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New Zealand's economy is primed for investment, with specialised investment and business visas along with a foreign investment policy to support investors. The strength and diversity of Wellingtons business environment provides ample opportunity for investment.
Partly thanks to the presence of the government sector, the Wellington economy is more resilient than the rest of the New Zealand economy, and more able to withstand shocks such as falling commodity prices. At the same time, its business sector is thriving with its exporters benefiting from low interest and exchange rates.
Economic activity in Wellington is poised to expand with businesses and households optimistic about the future and firms signalling their intention to increase investment and take on more staff.
A stronger fiscal position, reports of new businesses starting up and lower interest rates are driving the growing confidence.
Sectoral growth in the Wellington economy is broad, with recent highlights being the lifts to guest nights and retail trade.
The construction sector has also been growing with a major programme of road construction underway and significant building activity occurring.
Wellington's economy is growing from strength to strength with a higher GDP per capita than other major New Zealand cities as well as the national average. Wellington's unemployment rate of 5.7% is also lower than other major New Zealand cities as well as the national average, and more than half of employment in Wellington is based in medium and high-skilled work.
The New Zealand economy has steadily recovered from the global financial crisis and the 2010/11 Canterbury earthquakes and is generally recognised to be in a sound position relative to other OECD countries.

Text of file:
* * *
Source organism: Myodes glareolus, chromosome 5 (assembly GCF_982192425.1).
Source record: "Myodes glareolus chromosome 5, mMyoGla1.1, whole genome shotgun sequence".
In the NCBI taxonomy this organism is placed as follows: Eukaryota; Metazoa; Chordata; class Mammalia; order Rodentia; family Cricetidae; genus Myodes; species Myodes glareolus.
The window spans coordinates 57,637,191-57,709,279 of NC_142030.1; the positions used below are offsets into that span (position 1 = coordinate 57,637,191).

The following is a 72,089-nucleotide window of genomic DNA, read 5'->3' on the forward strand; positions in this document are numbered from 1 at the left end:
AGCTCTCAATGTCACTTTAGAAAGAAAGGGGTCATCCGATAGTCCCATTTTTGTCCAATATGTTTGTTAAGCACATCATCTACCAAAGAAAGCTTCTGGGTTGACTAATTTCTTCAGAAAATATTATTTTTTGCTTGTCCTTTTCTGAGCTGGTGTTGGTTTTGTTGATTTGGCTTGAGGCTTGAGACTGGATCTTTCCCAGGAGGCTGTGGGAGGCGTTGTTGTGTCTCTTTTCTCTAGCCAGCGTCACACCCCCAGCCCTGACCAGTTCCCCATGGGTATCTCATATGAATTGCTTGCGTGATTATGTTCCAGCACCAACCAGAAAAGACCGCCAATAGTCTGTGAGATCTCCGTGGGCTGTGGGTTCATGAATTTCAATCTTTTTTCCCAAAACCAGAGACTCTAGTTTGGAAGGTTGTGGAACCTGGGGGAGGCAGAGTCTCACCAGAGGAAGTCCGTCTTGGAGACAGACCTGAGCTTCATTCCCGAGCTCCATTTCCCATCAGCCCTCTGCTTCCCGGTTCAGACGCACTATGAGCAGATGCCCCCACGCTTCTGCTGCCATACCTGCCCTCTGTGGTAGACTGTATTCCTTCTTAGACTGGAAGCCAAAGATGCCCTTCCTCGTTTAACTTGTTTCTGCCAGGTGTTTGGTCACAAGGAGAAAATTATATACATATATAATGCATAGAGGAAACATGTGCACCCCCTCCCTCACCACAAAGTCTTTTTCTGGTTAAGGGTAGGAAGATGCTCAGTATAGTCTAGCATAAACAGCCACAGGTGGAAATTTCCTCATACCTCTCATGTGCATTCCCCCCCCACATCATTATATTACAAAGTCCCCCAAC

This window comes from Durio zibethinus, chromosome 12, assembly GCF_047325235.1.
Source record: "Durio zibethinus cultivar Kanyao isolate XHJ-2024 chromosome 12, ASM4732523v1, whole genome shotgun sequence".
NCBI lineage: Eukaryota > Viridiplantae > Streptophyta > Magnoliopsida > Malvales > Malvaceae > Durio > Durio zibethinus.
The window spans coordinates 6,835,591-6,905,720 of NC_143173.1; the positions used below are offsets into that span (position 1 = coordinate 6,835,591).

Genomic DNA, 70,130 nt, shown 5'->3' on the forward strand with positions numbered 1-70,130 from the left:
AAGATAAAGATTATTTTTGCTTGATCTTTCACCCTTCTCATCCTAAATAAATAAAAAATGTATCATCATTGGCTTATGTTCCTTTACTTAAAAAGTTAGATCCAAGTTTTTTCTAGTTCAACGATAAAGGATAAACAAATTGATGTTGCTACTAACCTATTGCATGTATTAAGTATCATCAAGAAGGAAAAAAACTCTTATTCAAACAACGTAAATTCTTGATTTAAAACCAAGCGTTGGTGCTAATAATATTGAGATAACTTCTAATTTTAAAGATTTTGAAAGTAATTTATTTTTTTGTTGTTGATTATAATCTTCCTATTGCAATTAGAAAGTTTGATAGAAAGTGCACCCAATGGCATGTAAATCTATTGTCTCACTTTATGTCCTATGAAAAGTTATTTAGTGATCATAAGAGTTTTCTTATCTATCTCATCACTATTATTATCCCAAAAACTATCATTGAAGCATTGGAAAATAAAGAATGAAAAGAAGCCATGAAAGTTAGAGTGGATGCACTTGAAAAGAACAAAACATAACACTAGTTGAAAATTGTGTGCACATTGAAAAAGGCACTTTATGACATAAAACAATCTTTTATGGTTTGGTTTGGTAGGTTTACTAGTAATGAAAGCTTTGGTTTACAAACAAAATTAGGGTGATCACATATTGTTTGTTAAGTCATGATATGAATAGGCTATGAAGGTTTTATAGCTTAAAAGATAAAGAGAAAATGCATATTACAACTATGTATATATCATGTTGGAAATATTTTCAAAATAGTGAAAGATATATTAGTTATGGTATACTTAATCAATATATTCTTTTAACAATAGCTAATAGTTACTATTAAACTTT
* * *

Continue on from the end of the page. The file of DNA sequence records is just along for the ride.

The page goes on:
|(dollar amounts in millions)|
|GDP at current prices||192,855||201,630||210,300||215,735||230,498|
|Annual % increase (decrease) in real GDP||(0.3)||1.4||2.2||2.2||2.5|
|Change in consumer price index||4.0||1.8||0.9||1.6||0.8|
|90-day bank bill rate||3.18||2.71||2.64||2.69||3.67|
|10-year government loan stock rate||5.47||4.20||3.51||4.71||3.95|
|Terms of trade index||1,246||1,288||1,170||1,355||1,352|
|Current account deficit as a % of GDP||(2.4)||(3.3)||(3.7)||(3.9)||(2.6)|
New Zealand boasts a relatively strong fiscal position and has a commitment to reduce net public debt to less than 20 percent of GDP by the early 2020s. It is among the top 20 rated sovereigns in the world: Standard & Poors gives New Zealand an AA+ local currency rating, an AA foreign currency rating and an AAA T&C assessment.
New Zealand’s regulations governing foreign investment are liberal by international standards as New Zealand maintains targeted foreign investment restrictions in only a few areas of critical interest.
Overseas investments in New Zealand assets are screened only if they are defined as sensitive within the Overseas Investment Act 2005 (the Act). The Overseas Investment Act 2005 is administered by the Overseas Investment Office – a dedicated unit located within Land Information New Zealand.